Well, a lot of times I think it’s like when you talk to young families that are thinking about having a child and they’re like, I’m not ready. I’m not ready, and when I’m ready, I’ll have a child. I don’t think you’re ever really ready. I just think that you have to have an idea and you have to have the self-confidence in what you do, and you have to go for it every so often and you just have to put everything on the line.

If you’re going to go into business for yourself, it’s a whole lot different when you go to business for yourself than I’ve met people through the years. I try to lead by example. So in my business, I try to set the tone of what I want to achieve, and I hire really great people. I let them know what our goals and objectives are, and I let them do their thing and I don’t micromanage them. 

But as an entrepreneur in whatever it is that you do, I just think you have to put your heart and soul into it. You can’t do it halfway and you’re going to make mistakes. Restaurants, I think 40% of restaurants fail. You have to be okay failing. Joe brought it up earlier. I’ve learned from my failures much better lessons than I have from my successes. They’re painful, but I don’t make those same mistakes again.

So I know guys that have opened up shops and didn’t really realize how to handle accounts receivable and everything looks great, and all of a sudden you get your money in and you’re not paying your bills, but you get a boat or you don’t really know how to balance everything and you might go out of business and then you’ve learned a very difficult lesson. And then when you do it again, you’re a lot more cautious.

So I say be passionate about what you do and be honest with your customers and your employees and put your heart into it. And in life, everything works out. Someone may say, oh, you’re an overnight success. Overnight successes are a lot of hard work and effort and time, and then it’s finally recognized at some point. 

Jamie Irvine: 

Yeah, overnight success, that’s a minimum of 10 years in the making, minimum. 

So one thing I’d just like to add, I really appreciate both of your perspectives. One thing I’d like to add from my perspective is that if you are going to go into business and you’re just going to try to be like everybody else, you’re going to get the same results everybody else gets. And one of the mistakes that a lot of people make is let’s say they’re a repair technician or they’re a parts person or they’re an outside salesperson.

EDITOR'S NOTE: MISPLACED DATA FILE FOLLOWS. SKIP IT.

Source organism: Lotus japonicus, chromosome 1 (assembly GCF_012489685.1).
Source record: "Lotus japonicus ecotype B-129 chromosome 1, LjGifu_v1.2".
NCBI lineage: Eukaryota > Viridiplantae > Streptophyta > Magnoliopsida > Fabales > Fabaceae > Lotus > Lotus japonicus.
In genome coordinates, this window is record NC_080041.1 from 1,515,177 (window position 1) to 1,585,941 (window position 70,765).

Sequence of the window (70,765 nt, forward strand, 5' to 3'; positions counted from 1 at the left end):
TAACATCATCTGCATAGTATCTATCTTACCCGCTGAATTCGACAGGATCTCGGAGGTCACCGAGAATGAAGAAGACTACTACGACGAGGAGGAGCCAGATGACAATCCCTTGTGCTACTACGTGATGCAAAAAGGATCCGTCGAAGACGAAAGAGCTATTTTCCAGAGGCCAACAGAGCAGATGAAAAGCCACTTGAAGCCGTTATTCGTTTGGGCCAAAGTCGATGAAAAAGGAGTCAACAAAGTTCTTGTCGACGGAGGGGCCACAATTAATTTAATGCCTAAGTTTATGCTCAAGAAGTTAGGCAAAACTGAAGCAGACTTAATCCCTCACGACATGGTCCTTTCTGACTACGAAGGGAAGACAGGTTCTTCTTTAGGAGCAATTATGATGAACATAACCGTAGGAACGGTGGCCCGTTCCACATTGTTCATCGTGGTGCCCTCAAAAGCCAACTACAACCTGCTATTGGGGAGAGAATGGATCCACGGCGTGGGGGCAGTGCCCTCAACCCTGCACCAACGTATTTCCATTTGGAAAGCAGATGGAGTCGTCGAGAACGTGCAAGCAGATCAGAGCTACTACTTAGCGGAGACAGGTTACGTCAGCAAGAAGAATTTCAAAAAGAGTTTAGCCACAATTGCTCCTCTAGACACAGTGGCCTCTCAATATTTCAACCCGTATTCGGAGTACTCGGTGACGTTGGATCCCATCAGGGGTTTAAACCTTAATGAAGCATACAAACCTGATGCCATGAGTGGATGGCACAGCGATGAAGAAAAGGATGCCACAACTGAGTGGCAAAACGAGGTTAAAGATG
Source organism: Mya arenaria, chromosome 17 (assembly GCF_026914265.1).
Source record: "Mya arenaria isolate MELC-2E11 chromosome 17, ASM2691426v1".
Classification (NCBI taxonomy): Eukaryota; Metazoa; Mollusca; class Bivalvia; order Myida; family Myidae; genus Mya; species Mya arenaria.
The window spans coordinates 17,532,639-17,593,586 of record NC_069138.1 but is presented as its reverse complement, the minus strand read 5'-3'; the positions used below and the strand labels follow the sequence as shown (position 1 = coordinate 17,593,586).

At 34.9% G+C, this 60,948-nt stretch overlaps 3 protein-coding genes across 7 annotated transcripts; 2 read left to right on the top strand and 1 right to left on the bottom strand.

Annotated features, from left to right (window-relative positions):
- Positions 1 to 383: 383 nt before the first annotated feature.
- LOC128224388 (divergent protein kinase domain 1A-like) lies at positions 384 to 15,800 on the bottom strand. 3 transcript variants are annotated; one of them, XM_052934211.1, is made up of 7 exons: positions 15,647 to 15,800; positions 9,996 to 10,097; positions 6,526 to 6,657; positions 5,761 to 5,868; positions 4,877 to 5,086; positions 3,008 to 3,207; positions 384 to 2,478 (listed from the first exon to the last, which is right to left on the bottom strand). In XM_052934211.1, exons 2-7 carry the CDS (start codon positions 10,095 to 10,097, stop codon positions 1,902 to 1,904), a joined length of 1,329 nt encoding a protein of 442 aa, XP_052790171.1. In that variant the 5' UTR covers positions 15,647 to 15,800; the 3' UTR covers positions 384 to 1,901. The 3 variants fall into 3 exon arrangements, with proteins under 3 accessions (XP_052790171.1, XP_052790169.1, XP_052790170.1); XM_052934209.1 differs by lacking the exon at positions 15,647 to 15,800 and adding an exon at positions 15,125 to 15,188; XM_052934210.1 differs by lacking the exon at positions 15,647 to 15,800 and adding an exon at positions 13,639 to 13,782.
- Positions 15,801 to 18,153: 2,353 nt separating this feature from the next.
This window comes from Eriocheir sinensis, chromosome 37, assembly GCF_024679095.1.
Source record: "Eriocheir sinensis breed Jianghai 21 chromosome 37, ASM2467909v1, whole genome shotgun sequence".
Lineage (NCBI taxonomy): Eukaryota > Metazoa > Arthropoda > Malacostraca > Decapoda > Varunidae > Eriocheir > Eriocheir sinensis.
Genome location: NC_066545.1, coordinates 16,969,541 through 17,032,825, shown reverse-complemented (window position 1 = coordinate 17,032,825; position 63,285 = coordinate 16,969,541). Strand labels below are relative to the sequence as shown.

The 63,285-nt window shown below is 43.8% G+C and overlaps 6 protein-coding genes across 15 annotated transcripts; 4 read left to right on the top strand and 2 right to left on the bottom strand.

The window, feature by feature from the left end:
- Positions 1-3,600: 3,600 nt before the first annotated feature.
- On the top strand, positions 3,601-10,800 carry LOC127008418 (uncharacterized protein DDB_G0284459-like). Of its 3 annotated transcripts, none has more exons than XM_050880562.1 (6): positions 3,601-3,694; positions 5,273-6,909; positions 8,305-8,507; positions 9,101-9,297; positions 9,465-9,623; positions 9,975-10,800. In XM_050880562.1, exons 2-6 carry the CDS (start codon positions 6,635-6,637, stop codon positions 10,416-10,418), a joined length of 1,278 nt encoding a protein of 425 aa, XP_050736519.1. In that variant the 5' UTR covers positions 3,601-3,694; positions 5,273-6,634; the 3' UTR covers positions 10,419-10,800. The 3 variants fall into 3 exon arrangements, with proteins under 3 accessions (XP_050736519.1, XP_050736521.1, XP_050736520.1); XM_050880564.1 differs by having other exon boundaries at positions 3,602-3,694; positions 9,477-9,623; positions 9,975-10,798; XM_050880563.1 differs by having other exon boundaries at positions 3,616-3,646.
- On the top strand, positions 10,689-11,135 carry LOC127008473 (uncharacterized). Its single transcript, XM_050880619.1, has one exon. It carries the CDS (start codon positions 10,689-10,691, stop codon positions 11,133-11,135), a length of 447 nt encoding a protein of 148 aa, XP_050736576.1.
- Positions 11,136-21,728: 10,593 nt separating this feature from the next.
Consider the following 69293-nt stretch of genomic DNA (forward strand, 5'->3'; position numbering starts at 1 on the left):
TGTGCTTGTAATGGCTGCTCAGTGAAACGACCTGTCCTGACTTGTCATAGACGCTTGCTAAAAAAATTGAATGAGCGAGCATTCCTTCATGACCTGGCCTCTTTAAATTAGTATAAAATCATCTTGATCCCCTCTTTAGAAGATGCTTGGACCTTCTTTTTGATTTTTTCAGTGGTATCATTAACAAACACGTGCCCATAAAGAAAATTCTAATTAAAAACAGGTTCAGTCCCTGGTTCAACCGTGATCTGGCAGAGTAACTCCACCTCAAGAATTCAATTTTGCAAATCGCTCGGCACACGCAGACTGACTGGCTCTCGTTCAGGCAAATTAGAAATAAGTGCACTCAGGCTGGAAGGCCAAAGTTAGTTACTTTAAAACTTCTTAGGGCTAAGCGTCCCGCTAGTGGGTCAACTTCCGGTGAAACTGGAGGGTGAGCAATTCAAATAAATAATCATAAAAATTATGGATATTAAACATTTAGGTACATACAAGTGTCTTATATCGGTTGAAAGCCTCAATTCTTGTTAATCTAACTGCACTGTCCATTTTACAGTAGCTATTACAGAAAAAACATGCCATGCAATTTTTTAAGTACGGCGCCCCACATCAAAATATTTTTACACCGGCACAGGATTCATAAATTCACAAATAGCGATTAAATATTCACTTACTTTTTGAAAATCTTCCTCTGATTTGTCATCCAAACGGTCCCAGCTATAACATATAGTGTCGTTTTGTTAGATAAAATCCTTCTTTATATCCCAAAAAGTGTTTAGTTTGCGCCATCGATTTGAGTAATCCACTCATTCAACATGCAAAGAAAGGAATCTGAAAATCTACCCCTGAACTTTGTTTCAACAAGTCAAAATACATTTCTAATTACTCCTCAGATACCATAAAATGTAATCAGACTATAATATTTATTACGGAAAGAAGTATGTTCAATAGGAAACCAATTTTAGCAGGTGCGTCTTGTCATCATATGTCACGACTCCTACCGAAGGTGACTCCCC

So the outside salesperson goes and starts a sales agency and the parts person starts a parts store and the repair technician, what does he do? He starts a repair shop. There’s a massive difference between doing the job and owning a company that does that job. So oftentimes I say to people, I remember my brother-in-law wanted, he’s an electrician, you want to start his own company? 

I said, do you love being an electrician? He goes, I love it. I said, well, you shouldn’t go start your business. You’ll probably not be an electrician anymore. And he goes, what do you mean? And I said, well, you’re going to have to manage the accounts. You’re going to have to hire people and manage the HR department. You’re going to have to do the sales and the marketing.

You’re all of these things that you have to do to run a business successfully. So if you’re really passionate about building something about building a business that can operate without you as the only person in it to do the job, then by all means, entrepreneurship is a pathway you should consider.

But if you’re very dedicated to just doing your job and you don’t have that passion to build the company that does that thing, then you might want to take a pause and think about that because you might be much happier if you just excel in your career and go for it in that perspective as opposed to trying to start a company that does that thing. I just see people kind of get those two things mixed up all the time. 

David Seewack: 

Yeah, I agree. I guess I have the personality that I can’t, no one will hire me. So I had to work for myself. So for me in my business, I always wanted to reinvent myself. I think the key to my success is I want to make sure that I do something different so my competitor doesn’t beat me to it. So I remember early on we wanted to route our trucks better.

So we used GPS for routing trucks and we had to file invoices, so I wanted to put ’em on jukeboxes or optical jukebox so we can fax ’em to people. And we had identified parts and I put two way cameras between stores. So I think in every business, if you try to be better and iterate and improve and do something different than your competitors, that it really allows you to be something different.

I mean, you want to be different than your competitors. You might have better service, you might have better pricing. Whatever lane you choose, I think you should always strive to reinvent yourself and keep improving your business because if you don’t, someone’s going to come and beat you at it.